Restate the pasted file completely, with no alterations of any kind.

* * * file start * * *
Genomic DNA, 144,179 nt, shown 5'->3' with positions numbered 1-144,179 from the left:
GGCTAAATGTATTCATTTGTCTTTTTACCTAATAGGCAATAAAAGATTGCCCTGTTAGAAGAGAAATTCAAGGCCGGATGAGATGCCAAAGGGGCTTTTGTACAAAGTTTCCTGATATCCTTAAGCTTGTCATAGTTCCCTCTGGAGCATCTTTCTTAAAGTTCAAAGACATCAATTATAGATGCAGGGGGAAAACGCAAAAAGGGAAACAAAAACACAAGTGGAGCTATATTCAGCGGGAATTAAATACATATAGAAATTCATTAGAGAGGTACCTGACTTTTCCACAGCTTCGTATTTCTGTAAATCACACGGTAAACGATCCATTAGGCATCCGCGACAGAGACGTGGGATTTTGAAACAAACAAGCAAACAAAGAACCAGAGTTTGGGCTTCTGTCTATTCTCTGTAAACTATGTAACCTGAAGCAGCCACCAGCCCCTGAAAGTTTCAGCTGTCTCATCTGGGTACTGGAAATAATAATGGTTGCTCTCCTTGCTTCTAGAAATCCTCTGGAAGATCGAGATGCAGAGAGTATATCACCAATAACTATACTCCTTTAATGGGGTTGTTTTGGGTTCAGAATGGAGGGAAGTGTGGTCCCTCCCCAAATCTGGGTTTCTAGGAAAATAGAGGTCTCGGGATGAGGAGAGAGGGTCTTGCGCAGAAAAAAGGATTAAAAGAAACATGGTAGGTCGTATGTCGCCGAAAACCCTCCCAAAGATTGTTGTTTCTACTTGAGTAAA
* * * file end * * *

Genomic DNA, 144,179 nt, shown 5'->3' with positions numbered 1-144,179 from the left:
GGCTAAATGTATTCATTTGTCTTTTTACCTAATAGGCAATAAAAGATTGCCCTGTTAGAAGAGAAATTCAAGGCCGGATGAGATGCCAAAGGGGCTTTTGTACAAAGTTTCCTGATATCCTTAAGCTTGTCATAGTTCCCTCTGGAGCATCTTTCTTAAAGTTCAAAGACATCAATTATAGATGCAGGGGGAAAACGCAAAAAGGGAAACAAAAACACAAGTGGAGCTATATTCAGCGGGAATTAAATACATATAGAAATTCATTAGAGAGGTACCTGACTTTTCCACAGCTTCGTATTTCTGTAAATCACACGGTAAACGATCCATTAGGCATCCGCGACAGAGACGTGGGATTTTGAAACAAACAAGCAAACAAAGAACCAGAGTTTGGGCTTCTGTCTATTCTCTGTAAACTATGTAACCTGAAGCAGCCACCAGCCCCTGAAAGTTTCAGCTGTCTCATCTGGGTACTGGAAATAATAATGGTTGCTCTCCTTGCTTCTAGAAATCCTCTGGAAGATCGAGATGCAGAGAGTATATCACCAATAACTATACTCCTTTAATGGGGTTGTTTTGGGTTCAGAATGGAGGGAAGTGTGGTCCCTCCCCAAATCTGGGTTTCTAGGAAAATAGAGGTCTCGGGATGAGGAGAGAGGGTCTTGCGCAGAAAAAAGGATTAAAAGAAACATGGTAGGTCGTATGTCGCCGAAAACCCTCCCAAAGATTGTTGTTTCTACTTGAGTAAA